Pause at the Pool

Pieces to Ponder

Whatever you are facing in life:

Kia kaha whanau whānui    Piri pono   

Be strong    Be trusting

Recommended Reading

Ngā Uruora The Groves of Life: Ecology and History in a New Zealand Landscape, by Geoff Park.

This book was originally published in 1995 and I borrowed if from the library and read it around that time. It is a classic that I was keen to reread two decades on and lots of new discoveries for myself in the interim. I found it had been republished by Victoria University Press  in its VUP Classic series.

Polynesia 900-1600: An Overview of Aotearoa, Rēkohu, and Rapa Nui, by Madi Williams 

I borrowed this from the local library having spotted in their catalogue among the books that had been ordered. The “Middle Ages” is a term that has been entirely Eurocentric.  This little book does much to shift personal perspective and enable the reader to start to imagine our location in the Pacific in terms of its own history and not predominantly by what was introduced from the other side of the world from the 18th century on.

Decolonizing Methodologies: Research and Indigenous Peoples, by Linda Tuhiwai Smith, Third Edition, Zed Books, 2021.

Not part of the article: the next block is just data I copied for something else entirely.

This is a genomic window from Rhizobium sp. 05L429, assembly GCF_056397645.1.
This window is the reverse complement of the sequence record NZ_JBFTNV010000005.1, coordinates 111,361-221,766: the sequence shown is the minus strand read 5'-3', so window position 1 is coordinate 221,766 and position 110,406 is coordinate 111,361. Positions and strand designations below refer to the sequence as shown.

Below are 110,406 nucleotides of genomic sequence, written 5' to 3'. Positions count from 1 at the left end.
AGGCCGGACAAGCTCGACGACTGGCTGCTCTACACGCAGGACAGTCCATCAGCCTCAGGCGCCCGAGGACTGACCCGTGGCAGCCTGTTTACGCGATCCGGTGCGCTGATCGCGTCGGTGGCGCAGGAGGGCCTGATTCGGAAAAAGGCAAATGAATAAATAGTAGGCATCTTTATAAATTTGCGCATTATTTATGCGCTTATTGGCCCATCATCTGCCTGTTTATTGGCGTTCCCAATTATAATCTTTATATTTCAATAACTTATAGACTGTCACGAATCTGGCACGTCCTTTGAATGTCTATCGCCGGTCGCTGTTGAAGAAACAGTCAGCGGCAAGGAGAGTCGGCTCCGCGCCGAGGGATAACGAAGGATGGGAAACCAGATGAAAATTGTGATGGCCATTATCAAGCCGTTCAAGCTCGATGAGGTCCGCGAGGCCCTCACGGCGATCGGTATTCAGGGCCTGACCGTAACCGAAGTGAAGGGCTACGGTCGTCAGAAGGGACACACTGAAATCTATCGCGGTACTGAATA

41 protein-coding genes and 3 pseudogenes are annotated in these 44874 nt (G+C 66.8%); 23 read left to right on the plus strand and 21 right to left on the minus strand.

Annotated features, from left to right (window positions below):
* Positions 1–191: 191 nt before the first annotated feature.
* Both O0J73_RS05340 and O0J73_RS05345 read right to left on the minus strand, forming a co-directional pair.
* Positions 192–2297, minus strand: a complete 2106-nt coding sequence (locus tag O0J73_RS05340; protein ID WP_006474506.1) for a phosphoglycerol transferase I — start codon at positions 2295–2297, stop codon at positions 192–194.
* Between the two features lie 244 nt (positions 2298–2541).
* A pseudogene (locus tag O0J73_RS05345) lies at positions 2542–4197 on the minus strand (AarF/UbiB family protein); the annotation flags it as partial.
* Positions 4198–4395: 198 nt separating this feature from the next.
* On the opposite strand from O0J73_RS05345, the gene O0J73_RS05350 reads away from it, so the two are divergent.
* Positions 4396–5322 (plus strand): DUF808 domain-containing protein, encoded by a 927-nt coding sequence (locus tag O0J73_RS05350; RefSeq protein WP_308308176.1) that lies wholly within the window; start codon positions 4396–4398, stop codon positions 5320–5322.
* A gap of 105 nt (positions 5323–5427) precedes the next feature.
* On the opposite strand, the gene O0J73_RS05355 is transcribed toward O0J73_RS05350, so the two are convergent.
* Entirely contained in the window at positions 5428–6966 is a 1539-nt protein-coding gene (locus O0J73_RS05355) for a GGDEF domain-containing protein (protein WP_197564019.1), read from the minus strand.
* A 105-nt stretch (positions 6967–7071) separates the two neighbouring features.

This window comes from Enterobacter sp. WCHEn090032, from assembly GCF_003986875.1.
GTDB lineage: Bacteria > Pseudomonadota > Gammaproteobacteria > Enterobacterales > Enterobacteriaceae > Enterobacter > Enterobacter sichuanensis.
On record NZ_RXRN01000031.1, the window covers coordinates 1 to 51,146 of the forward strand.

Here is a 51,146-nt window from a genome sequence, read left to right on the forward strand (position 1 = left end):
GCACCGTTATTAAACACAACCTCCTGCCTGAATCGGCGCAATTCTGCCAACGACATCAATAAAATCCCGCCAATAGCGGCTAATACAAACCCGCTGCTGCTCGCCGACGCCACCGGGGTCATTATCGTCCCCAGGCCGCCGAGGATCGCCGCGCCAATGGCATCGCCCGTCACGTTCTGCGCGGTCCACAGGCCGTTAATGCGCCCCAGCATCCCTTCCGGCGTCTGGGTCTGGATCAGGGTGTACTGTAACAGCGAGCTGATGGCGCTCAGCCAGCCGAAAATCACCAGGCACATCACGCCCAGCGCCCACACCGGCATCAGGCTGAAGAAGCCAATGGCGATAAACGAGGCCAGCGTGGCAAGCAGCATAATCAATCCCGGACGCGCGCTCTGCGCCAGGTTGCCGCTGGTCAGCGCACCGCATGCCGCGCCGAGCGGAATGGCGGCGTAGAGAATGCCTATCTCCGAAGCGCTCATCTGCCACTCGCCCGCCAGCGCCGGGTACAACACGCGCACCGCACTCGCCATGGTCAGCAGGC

It is said that this in a pre-requisite for anyone who is doing research in relation to indigenous people. I’d say it is a pre-requisite for any of us wanting to do something about the colonized framework in which all our systems – political, (dominant) cultural, social, psychological, theological… – operate.

Listening to the People of the Land: Christianity, Colonisation and the Path to Redemption, edited by Susan Healy, published in 2019 by Pax Christi.

A wonderful collection of writing that can help Pākehā in particular in “Getting Behind Colonial Myths” – the title of the first part. 

Part 2 presents some “Works of Conversion”, the Programme on Racism and the efforts of the Methodist and Anglican Churches.  Part 3 is about “Listening, Dialogue, Learning”.


“To be truly visionary we have to root our imagination in our concrete reality while simultaneously imagining possibilities beyond that reality.” 
bell hooks, Feminism Is for Everybody

Interesting Links

Tui Motu InterIslands

The March 2022 has the theme Hearing the Cry of the Poor
Listen and Keep Heart by Ann Gilroy
Companions in Winter by Chris Farrelly
The Power of the Dazzle by Sr Kath Rushton
Becoming a Neighbour by Shar Mathias
Listen and Respond by Mary Thorne

The February 2022 has the theme of He Wāhi Hou Our New Normal

Sr Kath Rushton’s Bible reflection features in a Facebook link: Blessed and Responsive 
Like them on Facebook for regular snippets


Worship, preaching and song from Aotearoa New Zealand.
With Silvia Purdie – spirituality, ecotheology, life in all its abundance.

Click here


Pristine, Popular, and Imperilled

New Zealand Parliamentary Commissioner’s report released in late 2019

A comment to me is hopefully true: this was probably going to gather dust on a shelf, but in the situation we are in now, maybe it will be made good use of.

It speaks of the vulnerability of tourism to pests and diseases. Covid-19 has proved the point. The recovery of sustainable tourism is now a livelihood issue that can not be ignored.

Worth a read. And roll on Commissioner Simon Upton’s planned follow up report.